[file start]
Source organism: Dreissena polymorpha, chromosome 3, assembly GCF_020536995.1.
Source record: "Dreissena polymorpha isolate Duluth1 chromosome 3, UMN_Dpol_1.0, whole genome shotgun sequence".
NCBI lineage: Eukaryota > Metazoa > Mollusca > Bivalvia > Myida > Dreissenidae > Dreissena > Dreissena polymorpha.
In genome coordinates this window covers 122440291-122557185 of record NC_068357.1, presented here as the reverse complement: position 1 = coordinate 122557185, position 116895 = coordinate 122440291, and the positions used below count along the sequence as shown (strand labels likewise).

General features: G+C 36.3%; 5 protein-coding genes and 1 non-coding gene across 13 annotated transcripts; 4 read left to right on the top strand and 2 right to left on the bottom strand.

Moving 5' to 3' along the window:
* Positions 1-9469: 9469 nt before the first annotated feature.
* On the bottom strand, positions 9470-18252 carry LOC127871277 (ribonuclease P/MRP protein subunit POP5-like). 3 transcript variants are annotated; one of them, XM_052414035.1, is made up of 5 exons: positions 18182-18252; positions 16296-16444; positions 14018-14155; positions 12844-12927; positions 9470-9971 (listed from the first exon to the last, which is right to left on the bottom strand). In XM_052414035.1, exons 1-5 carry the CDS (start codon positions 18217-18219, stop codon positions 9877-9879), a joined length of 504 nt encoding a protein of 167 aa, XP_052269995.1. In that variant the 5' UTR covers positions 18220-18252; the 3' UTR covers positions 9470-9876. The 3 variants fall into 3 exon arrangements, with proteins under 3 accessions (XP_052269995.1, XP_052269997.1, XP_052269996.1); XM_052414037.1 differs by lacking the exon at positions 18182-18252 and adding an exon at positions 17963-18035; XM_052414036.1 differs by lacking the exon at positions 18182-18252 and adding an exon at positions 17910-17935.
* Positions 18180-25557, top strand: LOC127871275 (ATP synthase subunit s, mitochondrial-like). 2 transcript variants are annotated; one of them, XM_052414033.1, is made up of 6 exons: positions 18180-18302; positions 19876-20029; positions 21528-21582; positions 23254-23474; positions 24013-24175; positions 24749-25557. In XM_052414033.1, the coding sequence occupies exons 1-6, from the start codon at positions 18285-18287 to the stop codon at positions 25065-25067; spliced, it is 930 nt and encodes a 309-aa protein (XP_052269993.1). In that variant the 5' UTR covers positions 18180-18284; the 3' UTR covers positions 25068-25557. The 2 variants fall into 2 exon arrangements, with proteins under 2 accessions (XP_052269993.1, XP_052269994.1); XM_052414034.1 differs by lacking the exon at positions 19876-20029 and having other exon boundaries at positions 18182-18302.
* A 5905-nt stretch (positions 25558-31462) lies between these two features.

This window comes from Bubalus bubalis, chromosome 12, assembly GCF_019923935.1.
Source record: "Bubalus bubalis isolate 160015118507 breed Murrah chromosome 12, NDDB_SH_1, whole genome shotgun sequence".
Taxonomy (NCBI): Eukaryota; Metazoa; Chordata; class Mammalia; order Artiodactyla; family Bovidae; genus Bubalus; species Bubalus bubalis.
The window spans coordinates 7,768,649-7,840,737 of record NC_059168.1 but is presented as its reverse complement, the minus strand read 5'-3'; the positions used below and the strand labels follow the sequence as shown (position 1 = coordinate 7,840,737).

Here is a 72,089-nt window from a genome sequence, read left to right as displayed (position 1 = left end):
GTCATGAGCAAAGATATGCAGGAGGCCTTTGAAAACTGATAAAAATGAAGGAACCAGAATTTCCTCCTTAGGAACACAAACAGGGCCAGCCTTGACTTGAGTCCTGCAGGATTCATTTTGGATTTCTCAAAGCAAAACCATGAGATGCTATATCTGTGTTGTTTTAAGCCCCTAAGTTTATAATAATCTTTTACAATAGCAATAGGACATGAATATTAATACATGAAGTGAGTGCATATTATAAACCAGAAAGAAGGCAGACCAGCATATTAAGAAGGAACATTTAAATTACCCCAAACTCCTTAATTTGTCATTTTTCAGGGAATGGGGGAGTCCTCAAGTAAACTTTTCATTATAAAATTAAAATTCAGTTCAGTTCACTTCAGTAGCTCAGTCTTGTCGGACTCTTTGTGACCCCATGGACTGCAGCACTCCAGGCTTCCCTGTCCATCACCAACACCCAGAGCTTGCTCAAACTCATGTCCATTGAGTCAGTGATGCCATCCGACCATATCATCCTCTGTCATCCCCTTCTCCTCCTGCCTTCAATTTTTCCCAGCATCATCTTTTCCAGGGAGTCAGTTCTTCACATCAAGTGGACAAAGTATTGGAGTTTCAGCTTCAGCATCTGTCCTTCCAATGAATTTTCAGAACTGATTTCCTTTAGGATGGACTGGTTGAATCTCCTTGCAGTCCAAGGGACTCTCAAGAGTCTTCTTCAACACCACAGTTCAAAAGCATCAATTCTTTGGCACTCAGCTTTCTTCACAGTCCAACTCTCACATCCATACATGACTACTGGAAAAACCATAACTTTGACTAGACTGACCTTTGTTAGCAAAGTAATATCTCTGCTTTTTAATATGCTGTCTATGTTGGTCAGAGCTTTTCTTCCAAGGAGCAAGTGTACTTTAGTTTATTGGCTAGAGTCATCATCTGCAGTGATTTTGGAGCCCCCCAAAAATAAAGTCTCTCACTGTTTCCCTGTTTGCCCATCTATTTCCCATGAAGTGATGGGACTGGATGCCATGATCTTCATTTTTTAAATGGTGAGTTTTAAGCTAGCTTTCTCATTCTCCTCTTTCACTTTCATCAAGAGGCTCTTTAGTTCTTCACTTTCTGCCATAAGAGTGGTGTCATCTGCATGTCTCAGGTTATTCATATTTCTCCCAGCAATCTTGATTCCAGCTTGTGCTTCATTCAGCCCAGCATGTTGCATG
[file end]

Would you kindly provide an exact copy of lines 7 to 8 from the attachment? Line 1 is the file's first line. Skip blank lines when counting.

* Positions 1-9469: 9469 nt before the first annotated feature.
* On the bottom strand, positions 9470-18252 carry LOC127871277 (ribonuclease P/MRP protein subunit POP5-like). 3 transcript variants are annotated; one of them, XM_052414035.1, is made up of 5 exons: positions 18182-18252; positions 16296-16444; positions 14018-14155; positions 12844-12927; positions 9470-9971 (listed from the first exon to the last, which is right to left on the bottom strand). In XM_052414035.1, exons 1-5 carry the CDS (start codon positions 18217-18219, stop codon positions 9877-9879), a joined length of 504 nt encoding a protein of 167 aa, XP_052269995.1. In that variant the 5' UTR covers positions 18220-18252; the 3' UTR covers positions 9470-9876. The 3 variants fall into 3 exon arrangements, with proteins under 3 accessions (XP_052269995.1, XP_052269997.1, XP_052269996.1); XM_052414037.1 differs by lacking the exon at positions 18182-18252 and adding an exon at positions 17963-18035; XM_052414036.1 differs by lacking the exon at positions 18182-18252 and adding an exon at positions 17910-17935.